HLA Ligand Atlas: A benign reference of HLA-presented peptides to improve T-cell-based cancer immunotherapy
- Journal Article
Rights / licenseCreative Commons Attribution 4.0 International
Background The human leucocyte antigen (HLA) complex controls adaptive immunity by presenting defined fractions of the intracellular and extracellular protein content to immune cells. Understanding the benign HLA ligand repertoire is a prerequisite to define safe T-cell-based immunotherapies against cancer. Due to the poor availability of benign tissues, if available, normal tissue adjacent to the tumor has been used as a benign surrogate when defining tumor-associated antigens. However, this comparison has proven to be insufficient and even resulted in lethal outcomes. In order to match the tumor immunopeptidome with an equivalent counterpart, we created the HLA Ligand Atlas, the first extensive collection of paired HLA-I and HLA-II immunopeptidomes from 227 benign human tissue samples. This dataset facilitates a balanced comparison between tumor and benign tissues on HLA ligand level. Methods Human tissue samples were obtained from 16 subjects at autopsy, five thymus samples and two ovary samples originating from living donors. HLA ligands were isolated via immunoaffinity purification and analyzed in over 1200 liquid chromatography mass spectrometry runs. Experimentally and computationally reproducible protocols were employed for data acquisition and processing. Results The initial release covers 51 HLA-I and 86 HLA-II allotypes presenting 90,428 HLA-I- and 142,625 HLA-II ligands. The HLA allotypes are representative for the world population. We observe that immunopeptidomes differ considerably between tissues and individuals on source protein and HLA-ligand level. Moreover, we discover 1407 HLA-I ligands from non-canonical genomic regions. Such peptides were previously described in tumors, peripheral blood mononuclear cells (PBMCs), healthy lung tissues and cell lines. In a case study in glioblastoma, we show that potential on-target off-tumor adverse events in immunotherapy can be avoided by comparing tumor immunopeptidomes to the provided multi-tissue reference. Conclusion Given that T-cell-based immunotherapies, such as CAR-T cells, affinity-enhanced T cell transfer, cancer vaccines and immune checkpoint inhibition, have significant side effects, the HLA Ligand Atlas is the first step toward defining tumor-associated targets with an improved safety profile. The resource provides insights into basic and applied immune-associated questions in the context of cancer immunotherapy, infection, transplantation, allergy and autoimmunity. It is publicly available and can be browsed in an easy-to-use web interface at https://hla-ligand-atlas.org . Show more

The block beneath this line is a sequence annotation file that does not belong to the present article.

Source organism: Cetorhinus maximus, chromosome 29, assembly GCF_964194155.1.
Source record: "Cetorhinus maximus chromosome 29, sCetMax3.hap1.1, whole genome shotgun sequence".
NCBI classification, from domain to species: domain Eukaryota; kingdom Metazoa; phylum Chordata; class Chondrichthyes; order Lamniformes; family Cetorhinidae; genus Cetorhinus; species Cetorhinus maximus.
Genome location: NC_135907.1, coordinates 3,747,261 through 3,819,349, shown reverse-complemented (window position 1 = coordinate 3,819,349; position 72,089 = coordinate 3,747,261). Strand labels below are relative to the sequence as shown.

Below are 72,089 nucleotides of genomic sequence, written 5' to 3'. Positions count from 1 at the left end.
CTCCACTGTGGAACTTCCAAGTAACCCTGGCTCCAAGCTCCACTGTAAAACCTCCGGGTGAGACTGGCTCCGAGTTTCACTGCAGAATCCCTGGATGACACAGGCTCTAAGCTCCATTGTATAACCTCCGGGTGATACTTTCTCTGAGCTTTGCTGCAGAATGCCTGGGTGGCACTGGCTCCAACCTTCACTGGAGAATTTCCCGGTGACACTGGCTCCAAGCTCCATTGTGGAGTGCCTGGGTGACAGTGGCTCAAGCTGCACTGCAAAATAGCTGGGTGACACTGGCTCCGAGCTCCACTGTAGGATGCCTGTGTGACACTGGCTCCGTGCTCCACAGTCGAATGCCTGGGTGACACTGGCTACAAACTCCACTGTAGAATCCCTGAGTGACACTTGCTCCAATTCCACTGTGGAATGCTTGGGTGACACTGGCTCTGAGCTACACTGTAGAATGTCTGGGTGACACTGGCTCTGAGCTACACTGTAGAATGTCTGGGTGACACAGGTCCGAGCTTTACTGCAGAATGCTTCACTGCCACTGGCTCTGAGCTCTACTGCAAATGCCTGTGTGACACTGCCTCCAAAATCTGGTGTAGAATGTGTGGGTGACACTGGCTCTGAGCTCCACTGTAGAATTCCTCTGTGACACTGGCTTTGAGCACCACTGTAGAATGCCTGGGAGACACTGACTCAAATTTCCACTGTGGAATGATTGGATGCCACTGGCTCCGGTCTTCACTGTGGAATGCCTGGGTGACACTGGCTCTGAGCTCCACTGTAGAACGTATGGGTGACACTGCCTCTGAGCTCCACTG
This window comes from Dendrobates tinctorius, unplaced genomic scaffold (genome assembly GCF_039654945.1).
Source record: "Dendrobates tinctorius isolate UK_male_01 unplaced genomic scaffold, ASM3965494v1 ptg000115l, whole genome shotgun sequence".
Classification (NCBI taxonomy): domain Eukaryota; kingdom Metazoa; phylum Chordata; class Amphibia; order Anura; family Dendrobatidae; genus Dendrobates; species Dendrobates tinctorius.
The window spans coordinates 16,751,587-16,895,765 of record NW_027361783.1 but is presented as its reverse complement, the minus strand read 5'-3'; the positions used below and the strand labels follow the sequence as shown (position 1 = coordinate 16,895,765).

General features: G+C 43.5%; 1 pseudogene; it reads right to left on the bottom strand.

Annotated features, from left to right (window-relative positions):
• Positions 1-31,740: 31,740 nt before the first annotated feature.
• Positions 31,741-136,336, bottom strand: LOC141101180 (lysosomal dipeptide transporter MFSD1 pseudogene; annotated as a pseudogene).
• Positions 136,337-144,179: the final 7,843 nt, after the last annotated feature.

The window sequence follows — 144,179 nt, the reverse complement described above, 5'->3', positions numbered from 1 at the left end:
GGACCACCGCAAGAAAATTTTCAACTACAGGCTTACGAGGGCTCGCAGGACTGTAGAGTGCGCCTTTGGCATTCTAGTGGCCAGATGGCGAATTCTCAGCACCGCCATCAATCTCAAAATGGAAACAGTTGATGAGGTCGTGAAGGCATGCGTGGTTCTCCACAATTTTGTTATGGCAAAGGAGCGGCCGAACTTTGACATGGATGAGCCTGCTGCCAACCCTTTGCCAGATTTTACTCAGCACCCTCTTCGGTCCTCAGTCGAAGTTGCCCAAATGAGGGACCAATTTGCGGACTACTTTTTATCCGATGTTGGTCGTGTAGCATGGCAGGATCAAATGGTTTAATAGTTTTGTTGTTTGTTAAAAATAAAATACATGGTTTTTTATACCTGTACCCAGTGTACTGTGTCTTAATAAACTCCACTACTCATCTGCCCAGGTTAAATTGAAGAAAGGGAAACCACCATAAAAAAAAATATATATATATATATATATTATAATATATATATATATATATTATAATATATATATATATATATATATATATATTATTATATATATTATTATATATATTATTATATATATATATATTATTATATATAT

Journal / seriesJournal for ImmunoTherapy of Cancer
Pages / Article No.
PublisherBMJ Publishing Group
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